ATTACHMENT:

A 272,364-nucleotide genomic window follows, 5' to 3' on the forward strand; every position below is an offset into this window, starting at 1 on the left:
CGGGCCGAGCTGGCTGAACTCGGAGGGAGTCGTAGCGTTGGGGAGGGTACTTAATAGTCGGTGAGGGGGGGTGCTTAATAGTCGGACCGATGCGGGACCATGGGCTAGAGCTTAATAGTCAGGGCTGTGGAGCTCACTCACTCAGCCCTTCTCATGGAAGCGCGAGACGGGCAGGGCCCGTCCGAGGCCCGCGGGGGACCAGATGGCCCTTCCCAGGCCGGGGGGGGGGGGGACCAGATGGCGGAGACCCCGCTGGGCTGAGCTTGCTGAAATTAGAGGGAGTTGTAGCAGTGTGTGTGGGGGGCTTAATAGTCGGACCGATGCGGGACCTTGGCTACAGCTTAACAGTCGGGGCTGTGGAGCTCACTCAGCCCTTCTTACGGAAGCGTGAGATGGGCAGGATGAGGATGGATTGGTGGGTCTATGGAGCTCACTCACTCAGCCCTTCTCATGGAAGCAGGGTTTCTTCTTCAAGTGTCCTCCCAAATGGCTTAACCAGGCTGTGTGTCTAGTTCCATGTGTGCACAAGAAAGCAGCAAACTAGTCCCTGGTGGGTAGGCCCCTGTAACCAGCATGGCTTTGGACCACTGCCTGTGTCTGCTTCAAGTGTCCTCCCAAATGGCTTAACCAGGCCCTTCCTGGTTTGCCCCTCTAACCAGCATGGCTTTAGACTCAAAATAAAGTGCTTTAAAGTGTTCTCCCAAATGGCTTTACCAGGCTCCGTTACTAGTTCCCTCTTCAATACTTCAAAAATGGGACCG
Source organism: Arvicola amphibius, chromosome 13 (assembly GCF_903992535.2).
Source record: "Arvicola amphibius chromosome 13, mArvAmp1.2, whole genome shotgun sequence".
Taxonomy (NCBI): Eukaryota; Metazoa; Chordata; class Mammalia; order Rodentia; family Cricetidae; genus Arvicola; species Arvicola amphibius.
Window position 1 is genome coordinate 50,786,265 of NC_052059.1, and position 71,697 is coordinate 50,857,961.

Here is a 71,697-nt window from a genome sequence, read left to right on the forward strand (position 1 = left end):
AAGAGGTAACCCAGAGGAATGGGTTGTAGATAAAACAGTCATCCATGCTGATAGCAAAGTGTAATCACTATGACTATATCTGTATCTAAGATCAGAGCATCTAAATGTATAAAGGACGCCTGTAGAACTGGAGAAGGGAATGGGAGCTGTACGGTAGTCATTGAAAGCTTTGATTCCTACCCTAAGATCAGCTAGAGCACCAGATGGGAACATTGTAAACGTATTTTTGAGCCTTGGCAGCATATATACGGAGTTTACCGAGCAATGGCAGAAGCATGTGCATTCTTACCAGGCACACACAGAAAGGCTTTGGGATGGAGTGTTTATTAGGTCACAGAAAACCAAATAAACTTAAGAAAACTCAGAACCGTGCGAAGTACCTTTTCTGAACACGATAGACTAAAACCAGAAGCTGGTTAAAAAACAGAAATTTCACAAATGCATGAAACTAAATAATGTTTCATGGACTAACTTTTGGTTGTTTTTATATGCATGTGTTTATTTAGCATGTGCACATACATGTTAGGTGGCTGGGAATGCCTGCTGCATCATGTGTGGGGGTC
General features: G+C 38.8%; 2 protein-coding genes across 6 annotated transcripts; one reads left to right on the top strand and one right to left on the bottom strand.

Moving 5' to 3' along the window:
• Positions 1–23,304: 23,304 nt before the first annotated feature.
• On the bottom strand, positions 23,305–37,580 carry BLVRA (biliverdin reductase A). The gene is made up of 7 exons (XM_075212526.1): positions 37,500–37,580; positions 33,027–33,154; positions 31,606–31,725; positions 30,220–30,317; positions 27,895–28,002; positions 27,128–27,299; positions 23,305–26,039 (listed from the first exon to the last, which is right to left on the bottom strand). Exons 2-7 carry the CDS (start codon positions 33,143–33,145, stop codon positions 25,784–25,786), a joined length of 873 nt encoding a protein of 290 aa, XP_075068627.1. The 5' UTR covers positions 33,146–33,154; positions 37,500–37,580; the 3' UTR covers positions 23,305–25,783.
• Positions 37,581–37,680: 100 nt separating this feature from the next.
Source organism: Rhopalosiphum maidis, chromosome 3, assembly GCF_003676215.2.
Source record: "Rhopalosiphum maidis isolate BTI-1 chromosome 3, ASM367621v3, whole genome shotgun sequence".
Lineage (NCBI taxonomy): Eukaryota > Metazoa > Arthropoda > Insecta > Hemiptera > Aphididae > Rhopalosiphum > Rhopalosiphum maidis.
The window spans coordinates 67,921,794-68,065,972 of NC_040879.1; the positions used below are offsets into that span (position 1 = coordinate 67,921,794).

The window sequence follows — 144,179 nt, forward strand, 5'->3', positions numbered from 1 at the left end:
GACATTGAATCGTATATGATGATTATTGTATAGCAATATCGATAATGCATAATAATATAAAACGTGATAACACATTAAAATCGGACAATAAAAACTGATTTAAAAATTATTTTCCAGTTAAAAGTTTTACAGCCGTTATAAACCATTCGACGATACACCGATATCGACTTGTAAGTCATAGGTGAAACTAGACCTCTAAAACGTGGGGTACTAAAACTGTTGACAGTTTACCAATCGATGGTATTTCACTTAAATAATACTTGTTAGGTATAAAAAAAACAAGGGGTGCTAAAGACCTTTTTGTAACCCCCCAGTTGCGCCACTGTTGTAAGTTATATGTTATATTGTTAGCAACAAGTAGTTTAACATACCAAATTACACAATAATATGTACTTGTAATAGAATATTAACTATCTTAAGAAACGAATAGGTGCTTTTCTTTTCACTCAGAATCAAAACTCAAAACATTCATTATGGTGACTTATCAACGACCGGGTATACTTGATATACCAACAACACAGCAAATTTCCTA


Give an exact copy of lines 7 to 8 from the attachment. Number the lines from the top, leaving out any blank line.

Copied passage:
Here is a 71,697-nt window from a genome sequence, read left to right on the forward strand (position 1 = left end):
AAGAGGTAACCCAGAGGAATGGGTTGTAGATAAAACAGTCATCCATGCTGATAGCAAAGTGTAATCACTATGACTATATCTGTATCTAAGATCAGAGCATCTAAATGTATAAAGGACGCCTGTAGAACTGGAGAAGGGAATGGGAGCTGTACGGTAGTCATTGAAAGCTTTGATTCCTACCCTAAGATCAGCTAGAGCACCAGATGGGAACATTGTAAACGTATTTTTGAGCCTTGGCAGCATATATACGGAGTTTACCGAGCAATGGCAGAAGCATGTGCATTCTTACCAGGCACACACAGAAAGGCTTTGGGATGGAGTGTTTATTAGGTCACAGAAAACCAAATAAACTTAAGAAAACTCAGAACCGTGCGAAGTACCTTTTCTGAACACGATAGACTAAAACCAGAAGCTGGTTAAAAAACAGAAATTTCACAAATGCATGAAACTAAATAATGTTTCATGGACTAACTTTTGGTTGTTTTTATATGCATGTGTTTATTTAGCATGTGCACATACATGTTAGGTGGCTGGGAATGCCTGCTGCATCATGTGTGGGGGTC